Ecotourism

The Long and Winding Serengeti Road

Written by
Published on July 8th, 2011  |  Discuss This Article  

The global conservation community has been fighting a declaration from the government of Tanzania stating its intent to build a commercial road through Serengeti National Park. Recently, the government restated its position in a letter (PDF) to the UN’s World Heritage Center: no commercial road will be built across the Serengeti. 

This letter should be seen as a win to the conservation community. Here’s what Frankfurt Zoological Society Director Markus Borner, who has been leading the charge to stop the road through the Serengeti, stated:

“In a nutshell the conclusions were:

  1. All roads in the Serengeti National Park remain under the authority of Tanzania National Parks. No public/commercial roads.
  2. Park roads will be mainly for tourism and management. Commercial use is only an exception, and not more than at present.
  3. No tarmac in the ecological fragile zone outside the National Park between Loliondo and Mugumu (a stretch of 126 km) and no tarmac adjacent to the park boundaries.”

Sounds great. Job well done, right? But why then are many people still frustrated and not sure this is the best final outcome? 

The first problem that many see is that roads will still be paved to just outside Serengeti on the west and the east, so “connecting the dots” in the future will be an easier task.

Additionally, many feel that these roads will improve access to ecologically significant Lake Natron, potentially making the long-debated extraction of soda ash more viable.

And finally, it looks like funding will be made available to develop the southern route. While the southern route does not bisect Serengeti, it might pass right through Yaeda Valley, home of the Hadza hunter-gatherers.

Most conservationists agree that improving the road network and supporting development are critical for Tanzania. But we all wish the process could be more transparent and more considerate of ecologically significant areas in northern Tanzania.

Perhaps we now have the compromise we have all been looking for. But this conservationist isn’t quite sure just yet.

Matt Brown is director of conservation for The Nature Conservancy in Africa.

(Image: Elephants crossing the existing northern park road inside of Serengeti National Park. Source: Matt Brown/TNC)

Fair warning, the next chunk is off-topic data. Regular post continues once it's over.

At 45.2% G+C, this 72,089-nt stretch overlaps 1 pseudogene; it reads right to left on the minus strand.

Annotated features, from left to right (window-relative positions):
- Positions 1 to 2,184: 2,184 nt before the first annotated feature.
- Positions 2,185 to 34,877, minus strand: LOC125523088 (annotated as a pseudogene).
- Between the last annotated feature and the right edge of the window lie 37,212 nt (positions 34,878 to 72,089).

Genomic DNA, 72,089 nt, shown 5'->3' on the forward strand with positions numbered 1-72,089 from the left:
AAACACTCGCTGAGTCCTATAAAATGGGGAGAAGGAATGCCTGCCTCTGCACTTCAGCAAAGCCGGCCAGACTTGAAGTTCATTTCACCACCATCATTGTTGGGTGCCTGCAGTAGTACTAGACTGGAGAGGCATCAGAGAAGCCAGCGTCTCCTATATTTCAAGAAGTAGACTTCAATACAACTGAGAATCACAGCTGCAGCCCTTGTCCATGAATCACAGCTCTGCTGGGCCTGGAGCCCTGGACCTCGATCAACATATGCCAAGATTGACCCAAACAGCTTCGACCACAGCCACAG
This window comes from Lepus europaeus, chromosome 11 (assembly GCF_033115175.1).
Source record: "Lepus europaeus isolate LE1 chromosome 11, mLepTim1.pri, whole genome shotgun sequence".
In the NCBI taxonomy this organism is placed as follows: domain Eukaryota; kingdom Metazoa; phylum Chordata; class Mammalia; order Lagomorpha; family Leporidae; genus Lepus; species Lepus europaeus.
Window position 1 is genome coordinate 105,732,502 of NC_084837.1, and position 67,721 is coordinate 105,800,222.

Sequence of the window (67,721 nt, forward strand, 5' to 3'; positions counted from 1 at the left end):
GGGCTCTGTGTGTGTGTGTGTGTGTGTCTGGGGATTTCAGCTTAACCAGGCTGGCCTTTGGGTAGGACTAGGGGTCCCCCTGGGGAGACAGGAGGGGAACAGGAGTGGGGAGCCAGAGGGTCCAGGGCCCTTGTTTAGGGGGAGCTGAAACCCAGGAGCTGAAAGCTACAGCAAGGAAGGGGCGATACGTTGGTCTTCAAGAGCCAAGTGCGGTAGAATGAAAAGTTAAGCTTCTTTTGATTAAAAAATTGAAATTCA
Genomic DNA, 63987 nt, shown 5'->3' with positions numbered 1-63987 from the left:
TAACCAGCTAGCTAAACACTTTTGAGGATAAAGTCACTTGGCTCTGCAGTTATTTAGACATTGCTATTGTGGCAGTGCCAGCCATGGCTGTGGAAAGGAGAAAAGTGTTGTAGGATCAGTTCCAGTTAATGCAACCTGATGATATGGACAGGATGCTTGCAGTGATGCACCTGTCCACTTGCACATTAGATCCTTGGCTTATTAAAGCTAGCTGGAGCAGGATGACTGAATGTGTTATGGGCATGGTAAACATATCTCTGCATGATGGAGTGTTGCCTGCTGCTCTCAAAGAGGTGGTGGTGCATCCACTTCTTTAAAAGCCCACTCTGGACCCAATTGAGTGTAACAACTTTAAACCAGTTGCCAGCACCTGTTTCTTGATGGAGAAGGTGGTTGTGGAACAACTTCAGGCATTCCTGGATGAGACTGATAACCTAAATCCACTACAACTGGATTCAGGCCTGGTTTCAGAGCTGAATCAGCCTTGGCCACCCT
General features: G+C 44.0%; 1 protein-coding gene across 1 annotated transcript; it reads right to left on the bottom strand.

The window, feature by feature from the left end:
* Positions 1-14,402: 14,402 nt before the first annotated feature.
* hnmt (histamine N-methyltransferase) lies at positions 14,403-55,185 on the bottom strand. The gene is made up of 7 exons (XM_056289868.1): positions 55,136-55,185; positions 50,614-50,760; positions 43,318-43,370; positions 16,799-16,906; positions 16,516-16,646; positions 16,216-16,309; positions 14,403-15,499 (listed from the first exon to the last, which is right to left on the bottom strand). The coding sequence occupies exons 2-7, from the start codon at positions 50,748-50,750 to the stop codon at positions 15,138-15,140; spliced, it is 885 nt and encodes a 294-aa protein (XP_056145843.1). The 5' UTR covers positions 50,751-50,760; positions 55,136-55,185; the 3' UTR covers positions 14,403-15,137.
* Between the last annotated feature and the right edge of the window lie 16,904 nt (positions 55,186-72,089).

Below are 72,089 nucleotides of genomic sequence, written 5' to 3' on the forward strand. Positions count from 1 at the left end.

Related Posts Plugin for WordPress, Blogger...
Make a Donation

Donate to The Nature Conservancy and give back to nature.

Tags: , , , , , , , , , , , ,




Comments: The Long and Winding Serengeti Road

  •  Comment from ronnie beck

    holy crap….the Tanzanian govt is agreed to abide by the main thrust of the argument…shut up already, quit being stupid and work with the govt on this……no one needs to alienate them – they could just build the original road.. some people are just sore winners…..

  •  Comment from Rob W

    Conservation is all about compromise. For a developing country to recognize ecologically important areas and to make decisions benefiting those areas instead of promoting economic growth at the cost of wildlife should be considered a HUGE conservation win. It may not be ideal but it is better than the alternative of a high-speed asphalt road across the area.

  •  Comment from Sharon Roark

    What a relief that there will be no commercial road built through the Serengeti! This is indeed a huge success. Let’s hope for more good decisions that result in the best possible compromise between the well being of people and wildlife. I loved my visit to the Serengeti.

  •  Comment from Nikela

    We have been following this very closely. It has been great news that the decision has been made, and that is what the right one.

    Thanks for the post!

 Make a comment




Comment

Make a Donation

Donate to The Nature Conservancy and give back to nature.

About Conservancy Talk

We're green. We're nature-lovers. We are Conservancy Talk. Hear Nature Conservancy staff and invited experts share their voices on today’s conservation issues — in our uniquely rigorous, science-based way. Learn more

Latest Tweets from @nature_org

Subscribe Now

Get our monthly e-newsletter filled with eco-tips and info on the places you care about most.